European aerospace giant EADS may decide to change its name to Airbus, its better-known plane-making subsidiary, by the end of July to simplify and strengthen the brand, a source said on Wednesday.
But executives are torn over how useful a name-change would be for the group, which makes helicopters, missiles, drones and satellites.
The Airbus commercial plane division accounts for more than half of annual sales.
The issue highlights the big risks and opportunities involved in choosing, or changing, the name of a company or brand.
"This topic is in more-than-serious discussions. It's very probable that the name change will happen," said a source close to the situation, who declined to be named.
"In any case, it should be on the agenda at the board meeting validating half-year results," the source added.EADS is due to publish these results on July 31, and the board meeting will take place beforehand.
The name change would mean that Airbus -- maker of the A380 double-decker superjumbo airliner and an arch-rival of Boeing -- would now group both military and civilian products.
EADS was created in 2000 of a merger of leading German, French and Spanish aerospace companies.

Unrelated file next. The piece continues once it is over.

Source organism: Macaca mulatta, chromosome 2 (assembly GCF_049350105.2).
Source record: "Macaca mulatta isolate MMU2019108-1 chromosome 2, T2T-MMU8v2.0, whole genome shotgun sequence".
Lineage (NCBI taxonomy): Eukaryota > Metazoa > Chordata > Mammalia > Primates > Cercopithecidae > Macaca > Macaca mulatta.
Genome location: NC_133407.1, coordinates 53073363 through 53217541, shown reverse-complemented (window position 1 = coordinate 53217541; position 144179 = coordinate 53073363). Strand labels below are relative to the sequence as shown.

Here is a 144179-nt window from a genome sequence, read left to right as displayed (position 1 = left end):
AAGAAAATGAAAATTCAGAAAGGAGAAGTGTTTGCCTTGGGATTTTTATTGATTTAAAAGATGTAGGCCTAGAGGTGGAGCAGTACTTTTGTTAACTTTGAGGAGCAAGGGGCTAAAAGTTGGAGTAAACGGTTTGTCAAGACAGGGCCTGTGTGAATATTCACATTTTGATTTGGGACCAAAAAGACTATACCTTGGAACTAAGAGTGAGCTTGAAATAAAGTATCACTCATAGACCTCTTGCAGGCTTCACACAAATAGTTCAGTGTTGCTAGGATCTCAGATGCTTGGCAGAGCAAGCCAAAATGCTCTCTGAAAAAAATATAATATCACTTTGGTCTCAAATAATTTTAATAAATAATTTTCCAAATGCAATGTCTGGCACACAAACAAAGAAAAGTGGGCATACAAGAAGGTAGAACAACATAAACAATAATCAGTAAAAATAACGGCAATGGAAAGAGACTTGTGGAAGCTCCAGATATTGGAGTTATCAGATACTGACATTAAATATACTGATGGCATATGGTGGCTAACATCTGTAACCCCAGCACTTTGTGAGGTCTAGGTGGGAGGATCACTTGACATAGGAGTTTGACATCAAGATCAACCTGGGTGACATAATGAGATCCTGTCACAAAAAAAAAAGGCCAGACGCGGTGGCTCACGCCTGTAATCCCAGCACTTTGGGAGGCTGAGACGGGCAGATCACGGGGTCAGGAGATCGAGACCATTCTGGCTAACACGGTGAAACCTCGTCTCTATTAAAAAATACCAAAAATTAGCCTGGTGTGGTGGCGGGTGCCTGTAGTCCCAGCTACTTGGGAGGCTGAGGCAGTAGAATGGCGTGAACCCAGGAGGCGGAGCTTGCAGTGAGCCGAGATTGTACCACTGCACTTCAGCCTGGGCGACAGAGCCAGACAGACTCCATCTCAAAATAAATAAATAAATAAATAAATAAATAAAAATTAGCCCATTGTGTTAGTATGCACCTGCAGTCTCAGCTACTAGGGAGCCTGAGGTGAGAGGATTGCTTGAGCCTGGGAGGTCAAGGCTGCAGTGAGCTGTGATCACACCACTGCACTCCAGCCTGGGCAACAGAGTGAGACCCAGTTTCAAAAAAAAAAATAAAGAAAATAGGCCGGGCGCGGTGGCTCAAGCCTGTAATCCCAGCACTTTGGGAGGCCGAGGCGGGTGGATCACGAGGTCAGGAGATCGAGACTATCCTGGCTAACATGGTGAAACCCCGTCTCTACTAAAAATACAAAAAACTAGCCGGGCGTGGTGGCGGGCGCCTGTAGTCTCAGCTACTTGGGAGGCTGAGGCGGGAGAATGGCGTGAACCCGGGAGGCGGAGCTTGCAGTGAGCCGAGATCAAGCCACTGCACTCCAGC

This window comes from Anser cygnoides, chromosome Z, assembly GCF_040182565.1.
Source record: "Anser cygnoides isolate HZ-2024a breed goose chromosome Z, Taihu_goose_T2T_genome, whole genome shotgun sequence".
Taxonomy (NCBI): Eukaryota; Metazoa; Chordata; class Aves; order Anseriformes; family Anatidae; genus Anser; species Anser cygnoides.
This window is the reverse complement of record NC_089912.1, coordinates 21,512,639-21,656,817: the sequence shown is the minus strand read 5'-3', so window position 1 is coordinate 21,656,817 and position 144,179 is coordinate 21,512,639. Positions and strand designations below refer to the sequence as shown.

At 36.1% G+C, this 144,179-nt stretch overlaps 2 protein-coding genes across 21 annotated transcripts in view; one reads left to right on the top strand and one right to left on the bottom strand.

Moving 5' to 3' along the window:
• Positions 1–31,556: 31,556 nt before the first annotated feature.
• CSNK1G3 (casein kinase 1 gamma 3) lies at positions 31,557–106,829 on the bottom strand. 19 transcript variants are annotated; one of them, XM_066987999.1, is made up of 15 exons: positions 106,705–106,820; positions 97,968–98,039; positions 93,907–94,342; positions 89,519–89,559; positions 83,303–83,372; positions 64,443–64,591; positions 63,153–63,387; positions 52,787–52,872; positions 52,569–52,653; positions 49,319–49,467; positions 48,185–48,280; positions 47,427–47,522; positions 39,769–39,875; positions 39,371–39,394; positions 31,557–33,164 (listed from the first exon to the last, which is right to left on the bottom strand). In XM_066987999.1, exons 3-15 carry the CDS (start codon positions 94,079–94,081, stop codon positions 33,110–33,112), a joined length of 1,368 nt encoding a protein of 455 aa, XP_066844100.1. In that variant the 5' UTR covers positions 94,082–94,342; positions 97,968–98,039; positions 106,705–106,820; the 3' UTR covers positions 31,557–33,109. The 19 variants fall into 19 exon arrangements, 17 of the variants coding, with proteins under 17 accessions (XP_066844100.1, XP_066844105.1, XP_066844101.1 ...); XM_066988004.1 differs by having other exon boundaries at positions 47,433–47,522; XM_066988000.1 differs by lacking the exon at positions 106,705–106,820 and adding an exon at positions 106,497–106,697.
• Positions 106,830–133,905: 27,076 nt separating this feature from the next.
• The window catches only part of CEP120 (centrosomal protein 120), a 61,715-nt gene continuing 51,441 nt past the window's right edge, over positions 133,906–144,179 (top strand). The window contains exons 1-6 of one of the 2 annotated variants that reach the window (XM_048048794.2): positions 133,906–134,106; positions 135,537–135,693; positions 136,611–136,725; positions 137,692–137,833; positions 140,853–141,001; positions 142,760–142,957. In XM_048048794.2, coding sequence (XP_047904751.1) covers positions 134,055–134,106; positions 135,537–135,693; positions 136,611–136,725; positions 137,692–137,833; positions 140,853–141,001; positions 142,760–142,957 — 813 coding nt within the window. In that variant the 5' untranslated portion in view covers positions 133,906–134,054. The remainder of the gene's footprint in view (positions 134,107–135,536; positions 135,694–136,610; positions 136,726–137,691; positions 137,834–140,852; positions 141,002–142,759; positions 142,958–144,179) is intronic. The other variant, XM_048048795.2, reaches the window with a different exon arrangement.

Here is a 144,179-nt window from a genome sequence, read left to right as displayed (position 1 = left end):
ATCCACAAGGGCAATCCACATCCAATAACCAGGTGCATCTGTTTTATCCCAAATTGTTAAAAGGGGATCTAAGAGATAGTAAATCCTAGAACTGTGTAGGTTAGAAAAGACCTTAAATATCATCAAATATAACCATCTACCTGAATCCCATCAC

The name change has been on the cards for a long time, since it was believed that EADS, standing for the European Aeronautic Defence and Space Company, suffered from weak brand recognition.
But a hugely-publicised failed attempt by EADS and Britain's BAE Systems to merge last year has boosted recognition of the EADS name, causing some executives to question any potential name change.
"When EADS wasn't known, it (a name change) was of real interest, it would definitely have been added-value for the group," said one top executive, who refused to be named.
"But today, studies show that EADS is known, people know what EADS is particularly since the aborted merger with BAE Systems last year."Others believe that naming the whole group Airbus could lead to a slight loss of identity for the plane-making division.
According to French economic daily La Tribune, EADS chief Tom Enders has set up a working group to study the technical and judicial implications of a name change.